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Super 8 / ***½ (PG-13)Posted Wednesday, June 15, 2011, at 11:43 PM
J.J. Abrams evokes the cinema of late 70s era Steven Spielberg in the new summer thriller "Super 8".
I was watching an old episode of Siskel & Ebert the other day. It was a special episode where they made their favorite summer movie recommendations. Gene Siskel made a comment near then end of the program about how most great summer movies took place in the late fifties or early sixties, before central air conditioning was available in most houses, because you could feel the heat of the summer in those eras. Well, that's all well and good for his generation, but summer for my generation always had central air. What defines a great summer movie for me has to do with a different kind of atmosphere. It's darker than the movies Siskel & Ebert ran down in that early 90s episode of their show. It involves being a kid and doing things your parents weren't aware of. It often involved movies, because that's when we saw most of the movies we'd see throughout the year. More often than not they were movies directed by Steven Spielberg.
J.J. Abrams ("Star Trek") remembers summer in the same way. He's made a wonderful homage to early Spielberg with his latest summer flick "Super 8". It's such good homage, he even got Spielberg to produce it. It has moments that will remind you of Spielberg's "Close Encounters of the Third Kind" and "E.T.: The Extra-Terrestrial". It even has a leading cast of kids like "The Goonies". It even takes place in a typical Spielbergian suburban setting. It helps that it takes place during the summer of 1979, right smack dab in the middle of Spielberg's amazing run of summer blockbusters. We'll just forget about "1941".
Like many of Spielberg's movies that helped to define the summers of my youth, "Super 8" follows a group of kids going into their summer vacation. Charles (Riley Griffiths) is an ambitious child filmmaker, much like Spielberg was himself. He's recruited all of his friends to help him make a zombie movie over the summer to enter into a filmmaking contest. Joe (Joel Courteny)--Charles's best friend and make up artist--is coming off a tumultuous year, having recently lost his mother in a steel factory accident. Joe's father, Jack (Kyle Chandler, "Friday Night Lights"), is deputy for the Sheriff. Jack wants to send Joe to a summer camp to take both their minds off their loss.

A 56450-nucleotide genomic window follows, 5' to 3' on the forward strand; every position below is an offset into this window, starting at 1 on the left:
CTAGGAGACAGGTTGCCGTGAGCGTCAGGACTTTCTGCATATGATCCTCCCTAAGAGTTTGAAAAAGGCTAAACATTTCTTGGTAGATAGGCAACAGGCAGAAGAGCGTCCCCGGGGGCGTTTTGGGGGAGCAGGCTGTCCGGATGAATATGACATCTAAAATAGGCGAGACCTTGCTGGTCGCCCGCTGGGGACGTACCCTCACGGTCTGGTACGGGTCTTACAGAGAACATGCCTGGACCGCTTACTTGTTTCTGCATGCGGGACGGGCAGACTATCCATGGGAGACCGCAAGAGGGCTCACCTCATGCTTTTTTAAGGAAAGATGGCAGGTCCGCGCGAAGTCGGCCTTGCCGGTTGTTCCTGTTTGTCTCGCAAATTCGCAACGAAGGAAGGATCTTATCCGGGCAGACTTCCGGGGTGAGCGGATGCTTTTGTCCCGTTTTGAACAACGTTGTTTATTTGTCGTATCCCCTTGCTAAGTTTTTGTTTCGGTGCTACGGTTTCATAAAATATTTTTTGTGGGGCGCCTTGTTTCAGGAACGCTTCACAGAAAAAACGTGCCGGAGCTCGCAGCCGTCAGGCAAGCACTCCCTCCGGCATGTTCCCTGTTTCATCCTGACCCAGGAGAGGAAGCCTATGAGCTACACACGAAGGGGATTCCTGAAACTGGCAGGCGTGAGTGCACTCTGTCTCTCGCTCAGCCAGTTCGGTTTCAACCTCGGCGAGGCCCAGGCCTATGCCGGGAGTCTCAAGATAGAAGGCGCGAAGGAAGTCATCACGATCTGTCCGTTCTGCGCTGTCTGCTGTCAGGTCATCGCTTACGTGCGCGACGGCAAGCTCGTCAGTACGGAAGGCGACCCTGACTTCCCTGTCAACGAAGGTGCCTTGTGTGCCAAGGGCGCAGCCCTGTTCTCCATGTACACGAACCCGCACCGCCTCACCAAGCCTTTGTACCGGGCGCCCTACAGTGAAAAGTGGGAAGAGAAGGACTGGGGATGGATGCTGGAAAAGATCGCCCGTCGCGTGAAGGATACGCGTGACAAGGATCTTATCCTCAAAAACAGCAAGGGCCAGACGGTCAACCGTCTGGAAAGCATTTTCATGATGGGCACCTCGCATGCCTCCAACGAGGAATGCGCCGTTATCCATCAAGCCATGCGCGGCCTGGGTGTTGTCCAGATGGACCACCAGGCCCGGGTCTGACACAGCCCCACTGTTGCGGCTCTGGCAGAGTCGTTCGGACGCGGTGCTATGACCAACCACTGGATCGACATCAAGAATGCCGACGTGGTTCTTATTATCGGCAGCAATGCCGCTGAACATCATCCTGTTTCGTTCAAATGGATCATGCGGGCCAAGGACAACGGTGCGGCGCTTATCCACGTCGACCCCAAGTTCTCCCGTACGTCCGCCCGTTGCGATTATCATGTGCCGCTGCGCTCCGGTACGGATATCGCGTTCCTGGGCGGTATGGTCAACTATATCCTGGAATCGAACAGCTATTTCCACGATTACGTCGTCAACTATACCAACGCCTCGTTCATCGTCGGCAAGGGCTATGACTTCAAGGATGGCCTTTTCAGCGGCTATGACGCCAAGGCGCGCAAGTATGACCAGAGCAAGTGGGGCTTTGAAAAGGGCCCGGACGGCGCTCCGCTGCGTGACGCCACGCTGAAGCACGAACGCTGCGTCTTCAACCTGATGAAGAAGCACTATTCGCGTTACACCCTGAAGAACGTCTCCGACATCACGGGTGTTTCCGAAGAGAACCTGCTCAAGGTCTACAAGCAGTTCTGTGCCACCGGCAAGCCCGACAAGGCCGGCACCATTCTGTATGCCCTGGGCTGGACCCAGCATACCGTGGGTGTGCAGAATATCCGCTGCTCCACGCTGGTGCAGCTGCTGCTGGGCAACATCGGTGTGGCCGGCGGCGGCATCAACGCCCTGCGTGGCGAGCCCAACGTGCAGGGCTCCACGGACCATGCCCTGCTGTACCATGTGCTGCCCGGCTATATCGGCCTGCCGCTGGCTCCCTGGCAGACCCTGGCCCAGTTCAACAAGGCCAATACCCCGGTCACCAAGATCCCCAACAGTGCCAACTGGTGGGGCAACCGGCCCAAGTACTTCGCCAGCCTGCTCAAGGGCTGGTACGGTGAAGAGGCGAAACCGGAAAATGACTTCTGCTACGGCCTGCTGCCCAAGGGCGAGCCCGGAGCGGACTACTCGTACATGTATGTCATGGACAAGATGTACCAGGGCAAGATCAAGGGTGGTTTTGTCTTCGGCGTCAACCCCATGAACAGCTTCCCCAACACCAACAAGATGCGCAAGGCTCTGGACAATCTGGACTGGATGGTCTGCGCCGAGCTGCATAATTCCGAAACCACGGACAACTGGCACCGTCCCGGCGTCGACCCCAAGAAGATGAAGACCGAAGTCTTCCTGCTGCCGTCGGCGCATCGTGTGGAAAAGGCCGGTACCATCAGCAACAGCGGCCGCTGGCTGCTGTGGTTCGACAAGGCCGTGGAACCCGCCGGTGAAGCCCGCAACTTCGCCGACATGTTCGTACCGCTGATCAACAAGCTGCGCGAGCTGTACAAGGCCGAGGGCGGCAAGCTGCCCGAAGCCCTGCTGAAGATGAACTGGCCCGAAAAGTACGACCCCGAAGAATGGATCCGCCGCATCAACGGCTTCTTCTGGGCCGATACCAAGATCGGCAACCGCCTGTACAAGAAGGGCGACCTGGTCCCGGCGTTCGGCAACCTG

Charles recruits a girl, Alice (Elle Fanning, "Somewhere"), to play a character in his film to add weight to the script and because she has access to a car and maybe for other reasons. Joe is enamored with Alice. She does not reciprocate at first for reasons that I won't go into here. When they are filming a scene at a train station one evening, they decide to film while train is passing by to give the movie more authenticity. Joe notices a truck pulling onto the train tracks in front of the train. The two collide and set into motion events that are too spectacular and wondrous to happen in real life, but contain the same fear and paranoia that exist in our world and provide for great summer entertainment.